On Friday, February 3, the final day of hearings regarding the scientific reliability of the Draeger Alcotest 9510 breath test machines, a representative from Draeger testified that a previously unknown error appears to have been caused because the machines were programmed to use an incorrect value during performance checks and calibration.
The 9510 machines use two sensors to measure blood alcohol: An infrared sensor, as required by statute, and an electro-chemical fuel cell.
During calibration, the measurements of the two sensors are supposed to be within 0.008% of each other. After inspecting over 400 machines, however, none were found to be programmed with that 0.008% value. The Draeger representative acknowledged that as a result, in some instances, the machine “would not be flagging interfering substances.”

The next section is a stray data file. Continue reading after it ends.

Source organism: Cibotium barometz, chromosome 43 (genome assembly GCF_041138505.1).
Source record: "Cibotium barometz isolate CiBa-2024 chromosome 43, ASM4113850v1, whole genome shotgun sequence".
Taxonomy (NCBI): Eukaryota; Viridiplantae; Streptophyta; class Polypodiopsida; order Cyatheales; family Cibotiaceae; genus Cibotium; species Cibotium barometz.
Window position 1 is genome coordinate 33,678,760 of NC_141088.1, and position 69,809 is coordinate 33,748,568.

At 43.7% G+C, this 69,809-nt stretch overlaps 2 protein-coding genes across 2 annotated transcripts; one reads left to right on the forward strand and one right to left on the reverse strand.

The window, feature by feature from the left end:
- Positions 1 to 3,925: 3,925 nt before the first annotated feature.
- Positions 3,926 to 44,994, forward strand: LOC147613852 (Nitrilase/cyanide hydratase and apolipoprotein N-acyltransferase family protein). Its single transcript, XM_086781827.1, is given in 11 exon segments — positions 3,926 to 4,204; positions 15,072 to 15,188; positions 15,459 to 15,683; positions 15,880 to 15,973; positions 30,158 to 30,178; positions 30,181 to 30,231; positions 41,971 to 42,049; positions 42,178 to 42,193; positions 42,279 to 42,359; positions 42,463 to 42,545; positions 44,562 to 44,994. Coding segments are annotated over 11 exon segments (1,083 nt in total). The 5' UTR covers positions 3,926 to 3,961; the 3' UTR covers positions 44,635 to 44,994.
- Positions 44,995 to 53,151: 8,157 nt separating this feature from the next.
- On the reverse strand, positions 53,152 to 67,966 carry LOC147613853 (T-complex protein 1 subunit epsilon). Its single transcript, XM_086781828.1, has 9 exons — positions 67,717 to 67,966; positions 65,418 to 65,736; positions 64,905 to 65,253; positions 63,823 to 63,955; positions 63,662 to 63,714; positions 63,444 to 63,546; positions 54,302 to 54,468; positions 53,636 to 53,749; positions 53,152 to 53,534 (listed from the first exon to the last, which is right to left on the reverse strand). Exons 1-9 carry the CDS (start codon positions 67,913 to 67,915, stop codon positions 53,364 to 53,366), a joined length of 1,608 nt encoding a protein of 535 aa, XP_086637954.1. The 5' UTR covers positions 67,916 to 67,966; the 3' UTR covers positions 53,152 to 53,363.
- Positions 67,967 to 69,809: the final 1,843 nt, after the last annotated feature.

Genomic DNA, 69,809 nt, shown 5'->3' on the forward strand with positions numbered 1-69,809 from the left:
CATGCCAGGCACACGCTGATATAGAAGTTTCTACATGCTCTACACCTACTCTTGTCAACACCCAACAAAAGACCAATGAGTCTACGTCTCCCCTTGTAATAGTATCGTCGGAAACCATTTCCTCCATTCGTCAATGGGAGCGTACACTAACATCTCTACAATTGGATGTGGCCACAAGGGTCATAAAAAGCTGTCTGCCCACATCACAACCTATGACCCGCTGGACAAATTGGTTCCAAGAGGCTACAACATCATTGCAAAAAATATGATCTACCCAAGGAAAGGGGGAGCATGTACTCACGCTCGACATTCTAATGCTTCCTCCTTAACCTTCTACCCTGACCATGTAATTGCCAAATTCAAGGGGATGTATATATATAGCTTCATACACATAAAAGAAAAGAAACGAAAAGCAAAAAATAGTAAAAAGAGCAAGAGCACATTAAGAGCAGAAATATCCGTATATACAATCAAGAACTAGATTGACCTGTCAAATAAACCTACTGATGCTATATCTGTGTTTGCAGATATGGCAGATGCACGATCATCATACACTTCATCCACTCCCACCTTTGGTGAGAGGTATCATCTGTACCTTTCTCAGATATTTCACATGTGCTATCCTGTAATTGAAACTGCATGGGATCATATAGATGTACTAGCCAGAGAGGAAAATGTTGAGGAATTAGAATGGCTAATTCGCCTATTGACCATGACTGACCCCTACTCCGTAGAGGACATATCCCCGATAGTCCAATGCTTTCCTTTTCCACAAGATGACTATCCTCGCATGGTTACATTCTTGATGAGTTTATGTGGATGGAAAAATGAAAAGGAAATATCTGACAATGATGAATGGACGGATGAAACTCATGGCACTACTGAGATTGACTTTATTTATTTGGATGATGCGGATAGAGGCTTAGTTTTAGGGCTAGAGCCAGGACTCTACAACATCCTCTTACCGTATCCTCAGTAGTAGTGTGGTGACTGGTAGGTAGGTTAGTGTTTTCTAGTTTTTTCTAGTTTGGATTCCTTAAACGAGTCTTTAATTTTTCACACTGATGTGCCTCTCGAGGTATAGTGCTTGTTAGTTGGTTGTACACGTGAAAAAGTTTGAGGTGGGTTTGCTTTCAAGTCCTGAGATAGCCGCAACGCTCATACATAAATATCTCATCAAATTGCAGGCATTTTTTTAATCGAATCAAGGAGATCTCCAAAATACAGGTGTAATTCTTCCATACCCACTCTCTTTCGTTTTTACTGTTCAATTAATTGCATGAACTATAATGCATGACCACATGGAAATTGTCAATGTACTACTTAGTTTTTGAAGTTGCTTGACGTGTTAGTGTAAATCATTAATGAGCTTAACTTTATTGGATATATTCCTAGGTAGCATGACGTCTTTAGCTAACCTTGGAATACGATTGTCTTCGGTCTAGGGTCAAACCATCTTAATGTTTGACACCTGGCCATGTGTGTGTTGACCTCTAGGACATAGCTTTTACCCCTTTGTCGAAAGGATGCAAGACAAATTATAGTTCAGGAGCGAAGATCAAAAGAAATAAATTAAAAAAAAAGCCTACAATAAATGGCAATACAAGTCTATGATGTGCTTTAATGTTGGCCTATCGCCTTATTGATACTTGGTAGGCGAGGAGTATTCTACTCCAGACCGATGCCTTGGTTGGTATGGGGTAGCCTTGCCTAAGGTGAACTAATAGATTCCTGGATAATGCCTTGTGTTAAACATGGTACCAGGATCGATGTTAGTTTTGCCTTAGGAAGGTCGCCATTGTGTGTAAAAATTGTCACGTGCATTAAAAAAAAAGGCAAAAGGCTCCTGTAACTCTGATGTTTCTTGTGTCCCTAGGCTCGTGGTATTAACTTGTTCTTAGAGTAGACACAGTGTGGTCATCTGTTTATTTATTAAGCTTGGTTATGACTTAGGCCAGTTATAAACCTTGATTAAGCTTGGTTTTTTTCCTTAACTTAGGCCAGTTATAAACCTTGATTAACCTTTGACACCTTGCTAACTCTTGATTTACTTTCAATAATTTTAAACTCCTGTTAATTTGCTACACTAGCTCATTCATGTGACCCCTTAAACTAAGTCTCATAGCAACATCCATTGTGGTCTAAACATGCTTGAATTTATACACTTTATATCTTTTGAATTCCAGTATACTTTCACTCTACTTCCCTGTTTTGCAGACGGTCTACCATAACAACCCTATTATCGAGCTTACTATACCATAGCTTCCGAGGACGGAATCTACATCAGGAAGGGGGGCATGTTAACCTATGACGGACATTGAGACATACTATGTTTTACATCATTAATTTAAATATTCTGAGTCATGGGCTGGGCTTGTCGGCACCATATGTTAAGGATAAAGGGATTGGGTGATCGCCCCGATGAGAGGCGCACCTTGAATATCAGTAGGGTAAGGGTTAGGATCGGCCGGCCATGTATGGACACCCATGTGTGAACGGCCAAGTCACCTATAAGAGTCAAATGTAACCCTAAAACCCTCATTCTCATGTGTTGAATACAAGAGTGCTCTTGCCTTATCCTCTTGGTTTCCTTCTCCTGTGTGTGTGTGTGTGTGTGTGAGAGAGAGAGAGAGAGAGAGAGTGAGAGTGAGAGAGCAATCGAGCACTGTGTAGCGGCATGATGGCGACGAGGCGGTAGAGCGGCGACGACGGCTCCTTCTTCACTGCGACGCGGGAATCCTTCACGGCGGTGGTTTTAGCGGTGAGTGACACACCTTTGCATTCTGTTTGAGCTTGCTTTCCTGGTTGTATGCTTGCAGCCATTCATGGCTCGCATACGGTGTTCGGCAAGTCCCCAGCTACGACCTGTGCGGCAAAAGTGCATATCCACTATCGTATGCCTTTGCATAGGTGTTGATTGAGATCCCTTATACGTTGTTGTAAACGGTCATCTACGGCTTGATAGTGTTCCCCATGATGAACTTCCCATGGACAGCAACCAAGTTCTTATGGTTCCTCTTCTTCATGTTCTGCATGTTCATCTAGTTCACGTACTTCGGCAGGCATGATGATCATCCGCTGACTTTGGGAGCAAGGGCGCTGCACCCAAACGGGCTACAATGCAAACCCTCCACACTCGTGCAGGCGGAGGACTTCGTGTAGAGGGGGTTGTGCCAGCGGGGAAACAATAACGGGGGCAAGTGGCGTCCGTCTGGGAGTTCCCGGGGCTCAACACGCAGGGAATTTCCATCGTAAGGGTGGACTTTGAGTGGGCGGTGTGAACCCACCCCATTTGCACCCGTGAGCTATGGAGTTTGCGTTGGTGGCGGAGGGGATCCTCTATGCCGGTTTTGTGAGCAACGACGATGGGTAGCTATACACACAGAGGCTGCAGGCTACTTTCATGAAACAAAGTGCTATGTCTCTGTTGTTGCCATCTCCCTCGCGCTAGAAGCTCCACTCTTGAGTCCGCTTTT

The defense bar argued that this new revelation is further evidence of the unreliability of the machines and of the many variables that could influence testing results. The Commonwealth maintained that any variance between the two sensors is irrelevant because the only reported value regarding a subject’s blood alcohol is derived from the infrared sensor.
Judge Brennan denied the defense bar’s motion to continue the hearing until the ongoing investigation into the scope and breadth of this issue is complete. The hearing concluded with closing arguments later that day.